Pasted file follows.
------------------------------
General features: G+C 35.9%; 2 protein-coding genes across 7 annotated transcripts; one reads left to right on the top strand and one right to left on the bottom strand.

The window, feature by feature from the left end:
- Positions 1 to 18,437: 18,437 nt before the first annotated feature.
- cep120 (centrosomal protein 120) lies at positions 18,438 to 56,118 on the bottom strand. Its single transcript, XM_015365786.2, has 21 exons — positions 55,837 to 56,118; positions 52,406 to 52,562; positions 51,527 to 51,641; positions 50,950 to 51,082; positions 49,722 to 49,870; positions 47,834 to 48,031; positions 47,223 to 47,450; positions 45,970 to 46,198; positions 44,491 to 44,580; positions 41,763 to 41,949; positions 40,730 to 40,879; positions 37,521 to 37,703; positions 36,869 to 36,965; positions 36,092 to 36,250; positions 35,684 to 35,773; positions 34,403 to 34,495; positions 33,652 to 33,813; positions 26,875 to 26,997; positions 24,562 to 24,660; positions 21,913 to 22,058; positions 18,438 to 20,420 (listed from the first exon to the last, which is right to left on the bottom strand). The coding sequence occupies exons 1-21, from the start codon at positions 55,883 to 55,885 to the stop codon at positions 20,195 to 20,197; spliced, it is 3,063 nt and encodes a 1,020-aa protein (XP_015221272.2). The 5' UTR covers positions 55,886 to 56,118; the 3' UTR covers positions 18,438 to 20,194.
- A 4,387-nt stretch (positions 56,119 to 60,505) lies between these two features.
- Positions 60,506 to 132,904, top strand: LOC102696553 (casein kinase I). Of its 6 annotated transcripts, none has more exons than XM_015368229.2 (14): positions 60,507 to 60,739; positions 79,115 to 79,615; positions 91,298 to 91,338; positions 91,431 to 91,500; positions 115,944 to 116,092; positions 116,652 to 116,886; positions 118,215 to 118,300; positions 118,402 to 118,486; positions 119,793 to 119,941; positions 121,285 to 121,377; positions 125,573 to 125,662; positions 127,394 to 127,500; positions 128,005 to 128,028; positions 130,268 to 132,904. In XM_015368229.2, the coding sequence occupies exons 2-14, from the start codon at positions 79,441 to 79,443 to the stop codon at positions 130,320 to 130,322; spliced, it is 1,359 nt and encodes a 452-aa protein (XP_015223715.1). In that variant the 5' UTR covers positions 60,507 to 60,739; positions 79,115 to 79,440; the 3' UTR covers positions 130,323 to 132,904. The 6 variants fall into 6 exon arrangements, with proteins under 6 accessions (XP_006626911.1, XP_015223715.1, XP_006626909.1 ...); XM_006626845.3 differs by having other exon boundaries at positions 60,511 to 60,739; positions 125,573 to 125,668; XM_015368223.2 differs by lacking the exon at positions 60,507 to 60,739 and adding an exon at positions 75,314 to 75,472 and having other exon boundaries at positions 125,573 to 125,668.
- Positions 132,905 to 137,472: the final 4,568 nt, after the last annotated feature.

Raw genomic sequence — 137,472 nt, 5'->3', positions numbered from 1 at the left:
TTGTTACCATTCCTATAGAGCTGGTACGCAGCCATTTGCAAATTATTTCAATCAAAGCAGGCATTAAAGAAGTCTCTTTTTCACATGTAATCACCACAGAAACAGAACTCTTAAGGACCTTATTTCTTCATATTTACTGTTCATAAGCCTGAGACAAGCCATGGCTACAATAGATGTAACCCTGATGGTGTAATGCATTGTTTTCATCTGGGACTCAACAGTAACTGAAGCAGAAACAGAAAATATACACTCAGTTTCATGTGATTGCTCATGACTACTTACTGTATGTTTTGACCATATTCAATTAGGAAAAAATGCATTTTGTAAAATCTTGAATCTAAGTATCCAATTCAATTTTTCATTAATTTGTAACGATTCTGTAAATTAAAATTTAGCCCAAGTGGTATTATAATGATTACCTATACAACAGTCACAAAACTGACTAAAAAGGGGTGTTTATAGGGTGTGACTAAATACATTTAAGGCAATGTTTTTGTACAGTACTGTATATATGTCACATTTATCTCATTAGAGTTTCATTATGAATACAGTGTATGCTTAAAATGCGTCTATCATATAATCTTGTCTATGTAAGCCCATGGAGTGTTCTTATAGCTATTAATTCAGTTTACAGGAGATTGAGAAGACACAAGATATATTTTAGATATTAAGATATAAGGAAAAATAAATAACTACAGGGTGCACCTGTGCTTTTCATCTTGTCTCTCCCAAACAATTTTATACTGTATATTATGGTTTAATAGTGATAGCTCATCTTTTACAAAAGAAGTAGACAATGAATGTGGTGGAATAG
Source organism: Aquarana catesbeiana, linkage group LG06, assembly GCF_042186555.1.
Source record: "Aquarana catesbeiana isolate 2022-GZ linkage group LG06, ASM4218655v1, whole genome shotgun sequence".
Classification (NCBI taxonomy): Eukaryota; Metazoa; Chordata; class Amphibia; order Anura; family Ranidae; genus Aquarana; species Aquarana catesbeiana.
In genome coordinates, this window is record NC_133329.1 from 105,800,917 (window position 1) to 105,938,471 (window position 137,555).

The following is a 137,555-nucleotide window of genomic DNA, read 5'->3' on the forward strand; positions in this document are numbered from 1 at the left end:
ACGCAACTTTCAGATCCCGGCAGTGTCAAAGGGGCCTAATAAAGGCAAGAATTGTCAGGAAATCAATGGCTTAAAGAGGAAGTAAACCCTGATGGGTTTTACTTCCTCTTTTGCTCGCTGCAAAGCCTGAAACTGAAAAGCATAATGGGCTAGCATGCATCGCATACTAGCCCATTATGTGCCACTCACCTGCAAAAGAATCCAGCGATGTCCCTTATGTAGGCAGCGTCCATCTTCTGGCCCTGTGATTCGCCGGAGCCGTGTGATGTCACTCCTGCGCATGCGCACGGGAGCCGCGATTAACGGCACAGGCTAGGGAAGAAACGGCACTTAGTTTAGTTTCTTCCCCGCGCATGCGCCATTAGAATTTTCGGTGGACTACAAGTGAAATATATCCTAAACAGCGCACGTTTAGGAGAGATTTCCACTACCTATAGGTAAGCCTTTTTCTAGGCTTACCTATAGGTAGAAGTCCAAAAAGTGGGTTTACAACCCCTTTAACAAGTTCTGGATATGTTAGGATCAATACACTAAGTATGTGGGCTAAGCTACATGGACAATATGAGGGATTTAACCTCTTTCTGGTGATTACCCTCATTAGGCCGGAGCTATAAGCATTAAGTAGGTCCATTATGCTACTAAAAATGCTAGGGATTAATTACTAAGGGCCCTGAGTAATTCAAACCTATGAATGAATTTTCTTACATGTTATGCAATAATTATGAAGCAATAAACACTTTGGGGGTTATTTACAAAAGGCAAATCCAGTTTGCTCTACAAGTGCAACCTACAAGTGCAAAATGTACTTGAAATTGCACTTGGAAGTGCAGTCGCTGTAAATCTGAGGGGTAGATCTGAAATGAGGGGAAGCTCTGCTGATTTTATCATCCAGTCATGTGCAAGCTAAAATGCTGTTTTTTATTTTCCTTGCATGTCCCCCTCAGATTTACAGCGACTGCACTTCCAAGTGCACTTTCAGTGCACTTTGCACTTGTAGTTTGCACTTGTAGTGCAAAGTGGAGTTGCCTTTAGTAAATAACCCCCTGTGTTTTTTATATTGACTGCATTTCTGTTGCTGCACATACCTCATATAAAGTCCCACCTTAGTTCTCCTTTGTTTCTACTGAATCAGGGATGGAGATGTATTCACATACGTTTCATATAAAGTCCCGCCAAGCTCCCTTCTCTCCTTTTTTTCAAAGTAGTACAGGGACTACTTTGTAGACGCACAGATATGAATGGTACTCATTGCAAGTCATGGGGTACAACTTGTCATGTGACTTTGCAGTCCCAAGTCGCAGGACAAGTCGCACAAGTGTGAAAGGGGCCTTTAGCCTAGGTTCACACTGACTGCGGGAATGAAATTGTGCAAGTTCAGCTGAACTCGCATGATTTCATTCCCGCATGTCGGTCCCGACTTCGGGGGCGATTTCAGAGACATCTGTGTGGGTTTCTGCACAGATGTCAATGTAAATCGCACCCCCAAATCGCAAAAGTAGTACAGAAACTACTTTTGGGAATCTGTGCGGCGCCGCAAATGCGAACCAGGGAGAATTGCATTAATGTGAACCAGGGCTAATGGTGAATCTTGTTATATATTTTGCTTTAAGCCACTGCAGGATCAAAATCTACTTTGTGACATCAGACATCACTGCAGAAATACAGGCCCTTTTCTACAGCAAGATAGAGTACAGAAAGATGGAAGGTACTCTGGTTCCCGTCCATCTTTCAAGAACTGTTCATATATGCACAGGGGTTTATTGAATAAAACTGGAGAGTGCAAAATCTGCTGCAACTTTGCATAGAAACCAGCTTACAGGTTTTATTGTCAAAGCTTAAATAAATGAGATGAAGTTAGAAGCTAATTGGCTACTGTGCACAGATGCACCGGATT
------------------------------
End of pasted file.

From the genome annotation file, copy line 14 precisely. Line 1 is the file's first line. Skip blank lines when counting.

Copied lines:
The following is a 137,555-nucleotide window of genomic DNA, read 5'->3' on the forward strand; positions in this document are numbered from 1 at the left end: